First, decide what you want! Yes, it’s that easy and that hard. What do you love to do?
Decorate a house, take pictures, teach children or work with the elderly?

Do you approve?

Once we figure out what we love to do, many of us make the fatal mistake; we ask someone else for approval.

You will never get final approval from someone else

Even if you get the approval from someone else, their approval will be conditional. Permission to do the work you love must come from you. Let’s go down the list.

  • Your spouse will be the first to say “No” because he or she will feel intimated by your change of heart and life.
  • Your kids probably won’t approve or understand much.
  • Your boss? Well, you know the answer here.
  • Your parents? Of course not. After all, you are a product of their belief system and you must not do something they would not do. I must add that if your parents are no longer living, obviously you won’t be able to get the approval you are seeking.
  • Your close friends might approve, but only if they have worked out their own vocational happiness. If not, they will worry how the changes in your life will affect their relationship with you.
  • Strangers might give you permission, especially those you share deep conversations with on an airplane, but then you will never have to see them again.

Are there exceptions?

Maybe, if you are lucky, you will have someone supportive in your life. Sadly, all too often, I have seen people’s dreams rejected by the very people they thought they could count on for support

Society doesn’t help

The standard notion is that we work at jobs that lead to careers so we can retire, and then, if we’re lucky, do what we enjoy. This idea is outdated and illogical.

Skip the retirement part

A recent guest on my show, Monica Lee, picked up a paintbrush for the first time at age 40. Not long after that she was transferring her thoughts and feelings to canvas and selling her paintings worldwide. With maturity she realized that it was of little importance how others perceived her work. Instead, what really mattered was how much she enjoyed putting color and form on canvas.

When Monica opened her own gallery, the uncertainty of making ends meet each month led her to sleep in the back of the gallery in a makeshift bed. She showered under a garden hose and laundered her clothes by hand while she rented out her home to others to supplement her income as an artist.

Years later, the challenge of cancer came and went, and her work helped carry her through the difficult times. Today, at nearly 60, her art work, under the name MoVan, sells all over the world and Monica says she has never been happier.

What if you quit or got fired today?

How long could you go before making any money? One month, six months, a year?
Are you willing to cash in other resources now to extend your time? If so, now how much more time will you have? After forty, we need more time rather than more money.
Once you start making an income, this time doing what you love, how much do you really need to make?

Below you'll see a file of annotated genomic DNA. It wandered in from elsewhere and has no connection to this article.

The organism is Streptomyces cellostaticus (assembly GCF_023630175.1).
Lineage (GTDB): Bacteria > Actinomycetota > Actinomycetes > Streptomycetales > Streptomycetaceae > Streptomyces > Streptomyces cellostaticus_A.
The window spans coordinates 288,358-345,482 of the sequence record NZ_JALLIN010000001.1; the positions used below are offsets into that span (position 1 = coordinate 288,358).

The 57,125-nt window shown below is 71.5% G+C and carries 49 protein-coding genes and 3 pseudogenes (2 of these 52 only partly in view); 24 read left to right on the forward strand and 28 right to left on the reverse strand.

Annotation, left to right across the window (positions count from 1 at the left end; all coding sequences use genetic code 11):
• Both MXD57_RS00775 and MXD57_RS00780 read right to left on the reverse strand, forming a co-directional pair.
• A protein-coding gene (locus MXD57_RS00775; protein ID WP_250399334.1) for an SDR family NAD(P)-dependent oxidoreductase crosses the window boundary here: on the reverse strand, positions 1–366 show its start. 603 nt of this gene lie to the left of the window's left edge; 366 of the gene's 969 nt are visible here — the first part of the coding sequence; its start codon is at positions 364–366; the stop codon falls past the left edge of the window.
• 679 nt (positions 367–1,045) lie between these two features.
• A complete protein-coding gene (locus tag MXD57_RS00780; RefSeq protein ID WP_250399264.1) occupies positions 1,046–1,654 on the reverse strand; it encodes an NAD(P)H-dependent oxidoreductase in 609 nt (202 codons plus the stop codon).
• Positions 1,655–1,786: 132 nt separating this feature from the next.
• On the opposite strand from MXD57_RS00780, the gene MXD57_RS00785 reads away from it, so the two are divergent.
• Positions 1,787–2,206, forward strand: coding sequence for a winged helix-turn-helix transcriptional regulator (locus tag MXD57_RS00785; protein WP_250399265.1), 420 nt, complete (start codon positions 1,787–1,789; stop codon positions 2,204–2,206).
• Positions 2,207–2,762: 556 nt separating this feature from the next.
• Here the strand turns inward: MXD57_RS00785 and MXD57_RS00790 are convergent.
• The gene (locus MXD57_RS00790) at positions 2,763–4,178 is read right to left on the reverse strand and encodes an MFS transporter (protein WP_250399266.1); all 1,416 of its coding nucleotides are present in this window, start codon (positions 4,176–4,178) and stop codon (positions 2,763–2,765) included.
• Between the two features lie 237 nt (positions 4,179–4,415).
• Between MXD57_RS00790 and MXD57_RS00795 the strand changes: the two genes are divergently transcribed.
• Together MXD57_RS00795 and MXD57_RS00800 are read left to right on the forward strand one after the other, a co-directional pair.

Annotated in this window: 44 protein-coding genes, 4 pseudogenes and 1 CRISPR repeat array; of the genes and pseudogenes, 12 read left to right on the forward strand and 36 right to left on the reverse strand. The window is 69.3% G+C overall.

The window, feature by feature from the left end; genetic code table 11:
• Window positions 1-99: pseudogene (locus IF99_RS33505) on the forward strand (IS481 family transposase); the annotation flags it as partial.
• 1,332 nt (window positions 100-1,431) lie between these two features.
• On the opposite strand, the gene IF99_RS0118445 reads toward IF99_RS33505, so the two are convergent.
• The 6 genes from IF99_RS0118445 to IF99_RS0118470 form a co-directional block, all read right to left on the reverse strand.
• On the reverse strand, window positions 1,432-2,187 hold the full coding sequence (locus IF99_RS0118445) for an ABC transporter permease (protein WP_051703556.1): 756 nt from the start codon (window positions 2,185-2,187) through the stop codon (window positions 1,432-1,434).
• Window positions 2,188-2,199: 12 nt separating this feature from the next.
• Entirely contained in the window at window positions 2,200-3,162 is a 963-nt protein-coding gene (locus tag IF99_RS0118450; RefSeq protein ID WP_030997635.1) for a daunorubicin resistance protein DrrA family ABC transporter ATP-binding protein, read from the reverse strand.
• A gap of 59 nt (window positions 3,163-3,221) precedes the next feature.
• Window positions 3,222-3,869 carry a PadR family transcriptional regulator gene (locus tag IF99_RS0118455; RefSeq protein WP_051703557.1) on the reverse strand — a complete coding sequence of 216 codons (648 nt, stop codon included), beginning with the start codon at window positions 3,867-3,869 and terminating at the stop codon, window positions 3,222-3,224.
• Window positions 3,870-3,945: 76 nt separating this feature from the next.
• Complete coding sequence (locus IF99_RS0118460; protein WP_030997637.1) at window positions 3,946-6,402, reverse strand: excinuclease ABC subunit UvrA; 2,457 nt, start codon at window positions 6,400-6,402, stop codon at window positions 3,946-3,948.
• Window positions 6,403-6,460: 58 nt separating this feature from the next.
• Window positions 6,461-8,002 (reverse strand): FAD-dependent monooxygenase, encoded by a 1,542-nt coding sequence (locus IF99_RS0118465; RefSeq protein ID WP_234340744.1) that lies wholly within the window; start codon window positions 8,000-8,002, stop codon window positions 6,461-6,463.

Make it less than you are making in your corporate job

To pursue the work they love, many people decide they must make what they made before. This is a flawed strategy. When your vocational passion takes you in the direction of working for yourself or others, it usually means starting out making 25-30% less than what you made before.

Have you turned your back yet?

Not yet? Good — let’s summarize what we have done thus far.

You figured out what you want to do, you’ve given yourself approval and you’ve identified how long you could go without making an income. What’s next? Well, these are the hurdles that stop most people.

Next — Take action!

Visit, read about, and meet other people who make an income doing what you want to do. They have already jumped over the hurdles you will encounter soon, and they can provide valuable insight you will need for your journey.

Get ready to be lonely

Pursuing what you love to do vs. accepting “just” a job will be very lonely. In fact, this will be the loneliest road you will ever be on. It’s a lonely road because there are very few people on it. You meet a few rebels, a few middle-age run-aways and, from time to time, a younger person who learned early not to waste his life with empty, meaningless jobs like his parents did before him.

Better to join the rat race?

Ever wonder why the terms we have for work have so many negative meanings?

  • Rat race (something we have to do, like rats on a wheel),
  • Career or fast track (can’t slow down to enjoy it)
  • Re-tire (“slow down” + “get ready to tire”)

These certainly don’t help to motivate us to swim against the tide and do something different.

What happens in mid-life?

A crisis will hit sometime after age 35 or so. Our crises come in different shapes and sizes and it is normal to have one, or even more than one. You might get divorced, have to deal with a sudden death in the family, a layoff, or a serious illness. In many cases, none of these occur but suddenly you’re confronted with a deep sadness, and you wonder, “Is this all there is?” You feel empty inside.

What you must do?

Many people at this stage, especially those over forty, simply turn back before reaching their dreams. The risks and tradeoffs we have to make to pursue our dreams just seem too impractical at this stage in our lives. So many people at this stage simply take a job and postpone the next phase of their life for ten years, or more, or even forever!

You can be different!

You can attract the work you love by figuring out what you want, giving yourself permission to pursue it, and making a plan to pursue it.
This will be the greatest gift you ever give yourself and, once you do, you will never look back.

As always, I’ll be cheering you on as you go!

Craig Nathanson